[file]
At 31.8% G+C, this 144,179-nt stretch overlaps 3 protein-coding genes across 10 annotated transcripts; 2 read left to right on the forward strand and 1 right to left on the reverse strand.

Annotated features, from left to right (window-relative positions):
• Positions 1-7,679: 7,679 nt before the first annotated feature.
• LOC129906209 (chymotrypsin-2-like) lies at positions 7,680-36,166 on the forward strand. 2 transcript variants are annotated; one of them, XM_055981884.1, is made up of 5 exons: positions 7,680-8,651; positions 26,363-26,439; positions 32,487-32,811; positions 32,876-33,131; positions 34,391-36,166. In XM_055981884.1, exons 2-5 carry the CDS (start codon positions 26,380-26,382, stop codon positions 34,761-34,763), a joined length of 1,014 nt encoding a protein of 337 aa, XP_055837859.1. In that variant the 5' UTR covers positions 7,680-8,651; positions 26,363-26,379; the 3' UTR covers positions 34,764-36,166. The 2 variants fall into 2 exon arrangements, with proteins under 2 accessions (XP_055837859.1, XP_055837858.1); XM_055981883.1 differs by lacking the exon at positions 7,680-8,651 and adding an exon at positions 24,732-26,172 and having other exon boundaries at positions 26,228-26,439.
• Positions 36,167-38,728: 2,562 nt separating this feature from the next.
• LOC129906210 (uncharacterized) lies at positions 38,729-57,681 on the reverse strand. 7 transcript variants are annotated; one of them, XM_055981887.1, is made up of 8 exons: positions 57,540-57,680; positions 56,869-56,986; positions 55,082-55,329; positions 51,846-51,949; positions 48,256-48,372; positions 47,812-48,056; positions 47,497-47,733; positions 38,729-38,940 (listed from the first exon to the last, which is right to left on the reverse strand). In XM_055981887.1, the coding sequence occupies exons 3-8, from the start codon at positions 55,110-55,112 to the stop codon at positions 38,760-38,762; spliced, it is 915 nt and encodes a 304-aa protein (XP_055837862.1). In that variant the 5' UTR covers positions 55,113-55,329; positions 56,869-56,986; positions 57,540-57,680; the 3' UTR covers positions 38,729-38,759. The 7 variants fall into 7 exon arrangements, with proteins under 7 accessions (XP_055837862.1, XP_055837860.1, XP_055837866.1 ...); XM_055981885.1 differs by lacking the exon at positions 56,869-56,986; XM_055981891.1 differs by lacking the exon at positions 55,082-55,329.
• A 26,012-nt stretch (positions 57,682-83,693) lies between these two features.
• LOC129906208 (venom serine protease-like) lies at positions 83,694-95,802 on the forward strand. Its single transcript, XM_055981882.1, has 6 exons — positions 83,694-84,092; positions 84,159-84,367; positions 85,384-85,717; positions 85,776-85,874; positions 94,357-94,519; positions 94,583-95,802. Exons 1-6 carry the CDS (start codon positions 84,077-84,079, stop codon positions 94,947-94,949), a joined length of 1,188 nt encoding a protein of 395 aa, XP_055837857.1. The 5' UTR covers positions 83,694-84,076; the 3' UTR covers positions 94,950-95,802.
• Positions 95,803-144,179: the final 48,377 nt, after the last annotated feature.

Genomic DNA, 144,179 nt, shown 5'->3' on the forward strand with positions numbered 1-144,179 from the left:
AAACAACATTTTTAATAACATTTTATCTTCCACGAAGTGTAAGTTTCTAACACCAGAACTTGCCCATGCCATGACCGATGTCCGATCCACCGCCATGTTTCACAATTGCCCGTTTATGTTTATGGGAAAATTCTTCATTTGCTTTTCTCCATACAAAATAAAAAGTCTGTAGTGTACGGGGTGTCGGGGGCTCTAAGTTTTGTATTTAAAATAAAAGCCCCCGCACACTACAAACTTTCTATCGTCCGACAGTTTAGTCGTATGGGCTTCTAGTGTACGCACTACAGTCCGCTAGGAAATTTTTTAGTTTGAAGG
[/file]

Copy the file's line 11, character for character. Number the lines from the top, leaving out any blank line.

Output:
AAACAACATTTTTAATAACATTTTATCTTCCACGAAGTGTAAGTTTCTAACACCAGAACTTGCCCATGCCATGACCGATGTCCGATCCACCGCCATGTTTCACAATTGCCCGTTTATGTTTATGGGAAAATTCTTCATTTGCTTTTCTCCATACAAAATAAAAAGTCTGTAGTGTACGGGGTGTCGGGGGCTCTAAGTTTTGTATTTAAAATAAAAGCCCCCGCACACTACAAACTTTCTATCGTCCGACAGTTTAGTCGTATGGGCTTCTAGTGTACGCACTACAGTCCGCTAGGAAATTTTTTAGTTTGAAGG